Thursday, February 08, 2001

CG&E rival offers electricity


Savings via New Power Co. would be about .07 of a cent

By Mike Boyer
The Cincinnati Enquirer

        Southwestern Ohio customers of Cincinnati Electric & Gas Co. can now sign up with an alternative electric supplier — but the potential savings will be small.

        New Power Co., a Pur chase, N.Y.-based retail gas and electric supplier, is the first company to offer service in CG&E's service area under Ohio's month-old electric choice law. The law allows consumers to shop for alternative power providers.

        New Power said Wednesday it was offering power to customers in CG&E's service area for two years at a fixed price of 5.2163 cents per kilowatt hour. That's about .07 of a cent less than CG&E's price of 5.29 cents per kilowatt hour.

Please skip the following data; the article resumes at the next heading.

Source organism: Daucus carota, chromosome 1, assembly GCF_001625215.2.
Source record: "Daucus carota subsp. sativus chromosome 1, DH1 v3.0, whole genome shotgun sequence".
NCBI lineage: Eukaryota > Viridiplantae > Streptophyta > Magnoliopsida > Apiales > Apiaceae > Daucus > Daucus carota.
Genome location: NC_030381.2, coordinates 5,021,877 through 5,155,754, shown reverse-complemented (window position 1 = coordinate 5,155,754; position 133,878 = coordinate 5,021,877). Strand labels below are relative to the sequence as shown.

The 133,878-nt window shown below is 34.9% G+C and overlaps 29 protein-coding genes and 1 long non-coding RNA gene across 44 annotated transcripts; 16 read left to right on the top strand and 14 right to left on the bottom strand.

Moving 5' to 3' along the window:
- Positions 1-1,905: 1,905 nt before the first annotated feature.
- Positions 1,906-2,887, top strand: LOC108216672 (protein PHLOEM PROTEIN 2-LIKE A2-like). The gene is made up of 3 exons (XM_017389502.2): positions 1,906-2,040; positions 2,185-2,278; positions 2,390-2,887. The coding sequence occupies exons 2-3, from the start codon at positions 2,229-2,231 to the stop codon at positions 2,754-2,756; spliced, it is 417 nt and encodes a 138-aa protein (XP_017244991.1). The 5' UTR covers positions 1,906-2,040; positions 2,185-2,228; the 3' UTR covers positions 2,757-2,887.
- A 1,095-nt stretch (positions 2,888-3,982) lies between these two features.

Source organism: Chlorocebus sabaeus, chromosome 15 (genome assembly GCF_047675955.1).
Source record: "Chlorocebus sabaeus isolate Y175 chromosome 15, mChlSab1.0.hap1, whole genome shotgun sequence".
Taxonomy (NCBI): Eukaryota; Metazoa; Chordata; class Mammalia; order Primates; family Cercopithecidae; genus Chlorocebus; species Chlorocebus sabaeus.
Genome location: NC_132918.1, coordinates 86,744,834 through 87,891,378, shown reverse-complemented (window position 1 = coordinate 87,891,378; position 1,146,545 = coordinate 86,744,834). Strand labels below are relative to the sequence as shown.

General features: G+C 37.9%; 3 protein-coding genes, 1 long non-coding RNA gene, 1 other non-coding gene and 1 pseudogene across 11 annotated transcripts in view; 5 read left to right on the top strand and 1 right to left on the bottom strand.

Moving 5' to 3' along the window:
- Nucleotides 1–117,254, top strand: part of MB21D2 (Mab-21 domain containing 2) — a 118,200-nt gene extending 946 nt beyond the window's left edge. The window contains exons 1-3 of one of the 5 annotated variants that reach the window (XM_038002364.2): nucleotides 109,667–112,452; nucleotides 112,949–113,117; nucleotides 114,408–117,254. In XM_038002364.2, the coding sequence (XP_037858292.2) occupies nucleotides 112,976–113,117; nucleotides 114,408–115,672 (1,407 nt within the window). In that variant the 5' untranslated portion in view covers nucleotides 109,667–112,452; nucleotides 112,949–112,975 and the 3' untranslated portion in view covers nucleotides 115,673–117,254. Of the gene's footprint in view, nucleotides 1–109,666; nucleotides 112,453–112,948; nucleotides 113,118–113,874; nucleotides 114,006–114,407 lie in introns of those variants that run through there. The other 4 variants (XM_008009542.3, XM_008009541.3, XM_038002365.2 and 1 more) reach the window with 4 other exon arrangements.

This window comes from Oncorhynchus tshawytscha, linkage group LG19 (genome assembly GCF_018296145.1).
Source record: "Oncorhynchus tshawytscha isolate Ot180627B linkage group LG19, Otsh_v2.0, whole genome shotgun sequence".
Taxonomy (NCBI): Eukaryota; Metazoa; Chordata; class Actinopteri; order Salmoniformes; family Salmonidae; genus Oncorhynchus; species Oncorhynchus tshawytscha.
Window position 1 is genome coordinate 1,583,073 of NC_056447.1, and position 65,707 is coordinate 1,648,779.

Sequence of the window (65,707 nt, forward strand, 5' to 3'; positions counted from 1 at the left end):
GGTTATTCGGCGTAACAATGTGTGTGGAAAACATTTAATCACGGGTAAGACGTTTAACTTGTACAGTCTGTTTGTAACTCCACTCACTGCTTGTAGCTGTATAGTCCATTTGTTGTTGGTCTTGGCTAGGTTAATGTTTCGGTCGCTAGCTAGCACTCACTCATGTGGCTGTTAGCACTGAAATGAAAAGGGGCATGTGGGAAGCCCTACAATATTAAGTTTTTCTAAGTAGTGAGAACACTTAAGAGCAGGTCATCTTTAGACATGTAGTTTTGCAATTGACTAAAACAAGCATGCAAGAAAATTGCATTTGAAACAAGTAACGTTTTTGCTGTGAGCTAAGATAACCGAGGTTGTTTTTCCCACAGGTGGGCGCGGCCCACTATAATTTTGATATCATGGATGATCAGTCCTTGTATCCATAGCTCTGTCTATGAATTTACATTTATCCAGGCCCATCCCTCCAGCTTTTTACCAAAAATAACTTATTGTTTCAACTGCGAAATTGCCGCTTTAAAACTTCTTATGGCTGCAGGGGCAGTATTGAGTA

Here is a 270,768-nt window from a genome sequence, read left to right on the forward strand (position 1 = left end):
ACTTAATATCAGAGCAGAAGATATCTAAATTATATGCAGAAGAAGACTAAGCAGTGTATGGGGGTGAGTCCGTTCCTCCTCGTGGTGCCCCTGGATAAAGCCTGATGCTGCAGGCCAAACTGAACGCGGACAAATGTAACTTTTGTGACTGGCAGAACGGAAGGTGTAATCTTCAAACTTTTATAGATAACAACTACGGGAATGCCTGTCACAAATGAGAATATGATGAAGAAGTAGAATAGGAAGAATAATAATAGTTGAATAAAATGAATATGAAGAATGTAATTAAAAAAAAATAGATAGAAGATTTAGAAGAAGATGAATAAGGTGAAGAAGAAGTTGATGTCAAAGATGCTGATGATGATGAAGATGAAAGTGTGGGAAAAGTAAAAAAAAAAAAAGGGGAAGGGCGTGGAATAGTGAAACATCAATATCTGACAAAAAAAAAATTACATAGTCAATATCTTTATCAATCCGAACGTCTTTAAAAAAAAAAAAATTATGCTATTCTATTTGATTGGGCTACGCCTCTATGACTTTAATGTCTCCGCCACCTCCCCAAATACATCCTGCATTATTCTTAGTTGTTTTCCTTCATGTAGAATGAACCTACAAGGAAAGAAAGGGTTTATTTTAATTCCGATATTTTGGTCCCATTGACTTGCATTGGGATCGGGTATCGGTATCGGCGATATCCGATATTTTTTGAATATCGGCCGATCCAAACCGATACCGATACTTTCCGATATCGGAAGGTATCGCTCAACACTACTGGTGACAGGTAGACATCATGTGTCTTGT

Under Ohio's electric choice law, CG&E's rates, which are unbundled into separate generation, transmission and distribution charges for the first time, are frozen for the next five years.

        As an incentive, New Pow er, which offers residential service in nine states, said it would offer December service free for the next two years for customers who sign up by April 30.

        An average customer, using 750 kilowatts hours per month, will pay an additional monthly service charge to CG&E of $16.76.

        By including the two free months, New Power said the savings over CG&E's price is about 7 percent.

        “Our expertise in commodity management and our economies of scale in technology and processing mean we can help consumers save,” said H. Eugene Lockhart, New Power's president.

        New Power, whose parent, New Power Holdings Inc., is traded on the New York Stock Exchange, was formed by Enron, the world's largest energy trader, in partnership with America Online Inc. and In ternational Business Machine.

        The company is sending out mail solicitations to CG&E customers. Customers can also sign up through New Power's Web site: www.newpower.com.

        The company said recently about 30 percent of its customers, which now total more than 600,000, sign up through its Web site.
       

       



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